There are possibly many occasions during a fight when we are not only are rising from the ground to our feet to get ourselves safe, but also taking part of an opponent with us. If you are up against the fence and want to draw an opponent’s ankle upwards to bring him down then understand that this involves a full body movement. If we want to increase our power in this movement, then when weight training for MMA, the dumbbell snatch should be used.
As in all exercises used when weight training for MMA the dumbbell snatch must be performed with good form otherwise injury to the lower back can occur. So be careful to keep your back straight, your head up, and don’t use a weight that forces bad form.
This is a great movement for increasing overall body power and muscular control. It has many carry over affects to real fight situations. Again, as with the dumbbell floor press, the variations are endless. It can be used as a mass and power builder. It can be incorporated into a conditioning workout. And you can superset it with other exercises. In time you can go really heavy for singles if you so desire. Some Olympic weight lifters even use it to help their lifts.
You need to begin the movement with a powerful start. After you get accustomed to it, it becomes an enjoyable challenge, as you increase the amount of weight you can move from floor to overhead.
You’ll find that when weight training for MMA the dumbbell snatch can be adapted for particular training goals. It can be performed as a max effort exercise or as part of a conditioning workout. You can even use it as a warm up for the entire body before you start a heavy weights session. Strength, flexibility, acceleration and coordination are all needed to perform and progress well in the dumbbell snatch. The lift hits every muscle in the body but places the most emphasis on hamstrings, quads, lower back, obliques, traps, forearms, and deltoids.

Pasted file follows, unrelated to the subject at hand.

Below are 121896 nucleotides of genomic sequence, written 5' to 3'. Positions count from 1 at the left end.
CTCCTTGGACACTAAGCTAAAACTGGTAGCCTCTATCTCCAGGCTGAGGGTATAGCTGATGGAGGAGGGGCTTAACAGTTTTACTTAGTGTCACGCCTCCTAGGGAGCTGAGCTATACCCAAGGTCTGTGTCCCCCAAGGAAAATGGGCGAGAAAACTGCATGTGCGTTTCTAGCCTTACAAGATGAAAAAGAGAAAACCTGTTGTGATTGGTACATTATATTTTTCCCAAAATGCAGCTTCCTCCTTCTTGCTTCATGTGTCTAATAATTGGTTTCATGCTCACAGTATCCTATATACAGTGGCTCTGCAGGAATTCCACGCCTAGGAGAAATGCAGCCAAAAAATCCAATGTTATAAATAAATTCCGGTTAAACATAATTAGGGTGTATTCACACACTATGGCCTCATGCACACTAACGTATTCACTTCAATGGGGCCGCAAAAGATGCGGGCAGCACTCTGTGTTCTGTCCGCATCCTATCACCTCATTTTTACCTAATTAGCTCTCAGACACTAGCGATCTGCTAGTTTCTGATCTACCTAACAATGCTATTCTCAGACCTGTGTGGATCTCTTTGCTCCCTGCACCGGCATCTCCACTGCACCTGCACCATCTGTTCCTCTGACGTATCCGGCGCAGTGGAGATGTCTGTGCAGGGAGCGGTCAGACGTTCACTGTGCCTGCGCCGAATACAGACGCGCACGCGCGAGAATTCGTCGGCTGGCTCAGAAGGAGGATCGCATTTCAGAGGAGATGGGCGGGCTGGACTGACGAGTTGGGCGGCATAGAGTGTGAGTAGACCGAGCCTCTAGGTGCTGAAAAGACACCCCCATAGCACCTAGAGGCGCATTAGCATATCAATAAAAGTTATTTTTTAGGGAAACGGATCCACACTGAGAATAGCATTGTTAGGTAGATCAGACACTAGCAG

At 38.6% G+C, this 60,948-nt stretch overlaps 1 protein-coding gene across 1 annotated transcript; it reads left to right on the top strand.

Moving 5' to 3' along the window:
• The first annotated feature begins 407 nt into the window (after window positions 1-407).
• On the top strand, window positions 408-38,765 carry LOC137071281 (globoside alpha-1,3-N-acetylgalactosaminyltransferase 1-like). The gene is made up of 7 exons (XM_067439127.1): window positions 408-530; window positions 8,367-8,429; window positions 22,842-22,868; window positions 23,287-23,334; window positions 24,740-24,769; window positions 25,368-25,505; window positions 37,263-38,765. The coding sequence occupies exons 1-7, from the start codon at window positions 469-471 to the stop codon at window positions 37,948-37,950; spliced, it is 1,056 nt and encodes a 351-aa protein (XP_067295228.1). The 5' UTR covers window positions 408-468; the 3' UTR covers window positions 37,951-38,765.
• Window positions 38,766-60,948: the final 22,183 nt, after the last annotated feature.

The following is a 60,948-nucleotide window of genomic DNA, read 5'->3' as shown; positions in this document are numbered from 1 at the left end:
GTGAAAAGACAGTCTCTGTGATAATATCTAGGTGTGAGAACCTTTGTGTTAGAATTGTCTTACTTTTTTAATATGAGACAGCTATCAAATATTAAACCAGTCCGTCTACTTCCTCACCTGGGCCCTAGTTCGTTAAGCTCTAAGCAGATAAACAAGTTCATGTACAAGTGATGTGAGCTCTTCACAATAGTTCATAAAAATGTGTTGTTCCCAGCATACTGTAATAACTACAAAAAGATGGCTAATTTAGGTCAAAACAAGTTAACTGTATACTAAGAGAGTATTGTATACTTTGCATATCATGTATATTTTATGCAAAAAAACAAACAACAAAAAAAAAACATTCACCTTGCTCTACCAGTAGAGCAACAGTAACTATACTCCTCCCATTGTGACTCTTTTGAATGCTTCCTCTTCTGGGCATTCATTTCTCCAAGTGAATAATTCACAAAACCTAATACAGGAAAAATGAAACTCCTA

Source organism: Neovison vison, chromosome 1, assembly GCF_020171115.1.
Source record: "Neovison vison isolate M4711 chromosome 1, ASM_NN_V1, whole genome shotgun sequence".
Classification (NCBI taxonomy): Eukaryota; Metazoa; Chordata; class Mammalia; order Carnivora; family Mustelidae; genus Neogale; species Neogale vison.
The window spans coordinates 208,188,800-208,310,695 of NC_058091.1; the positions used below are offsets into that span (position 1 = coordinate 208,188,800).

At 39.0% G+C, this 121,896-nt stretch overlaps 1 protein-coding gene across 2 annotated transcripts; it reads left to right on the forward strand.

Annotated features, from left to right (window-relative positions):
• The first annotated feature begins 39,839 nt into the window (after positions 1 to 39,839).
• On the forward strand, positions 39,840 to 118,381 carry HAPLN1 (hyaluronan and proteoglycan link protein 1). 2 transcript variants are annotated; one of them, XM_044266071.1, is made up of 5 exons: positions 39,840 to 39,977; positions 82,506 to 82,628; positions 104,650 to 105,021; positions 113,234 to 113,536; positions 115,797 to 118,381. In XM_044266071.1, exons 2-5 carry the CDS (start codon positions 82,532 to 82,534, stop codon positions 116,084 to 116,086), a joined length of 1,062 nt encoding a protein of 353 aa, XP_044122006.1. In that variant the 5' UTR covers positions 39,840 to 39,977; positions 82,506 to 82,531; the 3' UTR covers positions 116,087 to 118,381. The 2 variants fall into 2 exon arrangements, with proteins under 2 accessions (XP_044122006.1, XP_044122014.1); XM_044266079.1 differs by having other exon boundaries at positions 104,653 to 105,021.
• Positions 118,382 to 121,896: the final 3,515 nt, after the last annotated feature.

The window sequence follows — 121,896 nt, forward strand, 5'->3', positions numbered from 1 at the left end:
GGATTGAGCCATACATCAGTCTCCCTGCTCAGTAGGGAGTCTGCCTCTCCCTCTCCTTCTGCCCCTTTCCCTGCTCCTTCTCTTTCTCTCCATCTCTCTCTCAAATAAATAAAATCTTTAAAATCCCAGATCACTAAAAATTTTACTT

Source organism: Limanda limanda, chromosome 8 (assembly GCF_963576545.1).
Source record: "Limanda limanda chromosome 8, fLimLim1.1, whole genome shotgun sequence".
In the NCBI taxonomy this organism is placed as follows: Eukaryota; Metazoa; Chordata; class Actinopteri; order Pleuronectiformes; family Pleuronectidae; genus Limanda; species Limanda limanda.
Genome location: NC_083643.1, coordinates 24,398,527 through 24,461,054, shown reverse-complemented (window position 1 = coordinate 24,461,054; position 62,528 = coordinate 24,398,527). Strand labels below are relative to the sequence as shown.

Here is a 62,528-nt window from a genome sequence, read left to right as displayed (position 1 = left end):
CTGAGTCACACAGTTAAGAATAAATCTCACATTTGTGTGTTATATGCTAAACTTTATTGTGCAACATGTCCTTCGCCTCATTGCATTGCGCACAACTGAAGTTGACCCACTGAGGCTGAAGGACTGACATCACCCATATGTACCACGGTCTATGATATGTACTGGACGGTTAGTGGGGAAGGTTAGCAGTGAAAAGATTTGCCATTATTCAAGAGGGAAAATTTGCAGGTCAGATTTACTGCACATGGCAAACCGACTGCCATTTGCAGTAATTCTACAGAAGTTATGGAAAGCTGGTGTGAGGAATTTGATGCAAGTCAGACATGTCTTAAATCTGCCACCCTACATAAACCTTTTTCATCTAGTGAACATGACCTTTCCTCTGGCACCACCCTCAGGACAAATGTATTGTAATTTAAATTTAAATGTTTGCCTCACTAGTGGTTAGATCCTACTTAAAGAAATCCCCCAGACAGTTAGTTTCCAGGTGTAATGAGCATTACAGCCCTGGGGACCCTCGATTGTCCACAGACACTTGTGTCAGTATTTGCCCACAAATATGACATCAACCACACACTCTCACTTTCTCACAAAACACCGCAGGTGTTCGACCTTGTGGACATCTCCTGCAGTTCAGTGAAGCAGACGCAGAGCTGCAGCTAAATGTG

Unlike some of the exercises you might use when weight training for MMA, the dumbbell snatch is an explosive movement. Its not supposed to be used in a slow manner as it will usually result in injury. You have to maintain inertia and accelerate all the way to the top position as you drive the weight from your feet to overhead in one fluid motion.
If you’ve not tried a dumbbell snatch before, there are few important points to bear in mind:
- As you begin the movement, drive with your legs first.
- As you start to rise, engage the lower back and hips.
- When you are upright, keep the momentum by pulling the weight with your arms.
- As it rises to chest height, squat down fast to get the dumbbell to shoulder height.
- Then power up again with the legs and glutes.
- When you have sufficient momentum, engage the shoulders and triceps to lift it overhead.
The key thing to get through to a beginner is USE YOUR LEGS! You will appreciate this more when you attempt heavier weights. It takes time to learn proper execution. Start light and build up over several sessions. Never sacrifice technique though, or you will injure yourself eventually.
Lets break the movement down a bit more to fully understand what it takes to perform correctly.
Begin in a Sumo wrestler type stance, but feet not so wide apart. Grab the dumbbell with palms facing you. If the weight you’re using is relatively light, then you can start by holding it off the floor. This is the hang position. As its supposed to be a full body movement, the lower to the floor at the start the better. If it is a heavy attempt then you can start with the dumbbell on the floor.
The arm holding the dumbbell should be ever so slightly bent. Your other arm will naturally go into a position to help stabilise you as you begin the lift. Don’t slouch. Keep you back tight and in a straight line from your head to buttocks.
Now you are ready to start pulling the weight upwards. Remember – push with your legs first and thrust your hips forwards. As you get some speed, then pull up with your arms. But DO NOT START the movement with your arms! As the weight rises up to chest level, use your trapezius muscles to shrug the weight even higher.
Squat / Thrust / Push
As the dumbbell rises to your chest, you need to squat down and get underneath the weight. Now your knuckles are facing you. Immediately thrust upwards again using your legs. At the same time push up with your shoulders and arms to raise the dumbbell over your head.
If you are using a light to moderate weight, then you can comfortably bring the dumbbell back down with one arm. Its almost a drop, but controlled. If its heavy, then you can grab it with teh free hand and lower it that way.
When you start using heavier weights, the importance of driving with the legs will become more apparent. So will good technique.
As you progress in weight training for MMA, the dumbbell snatch will become a key component in your programme.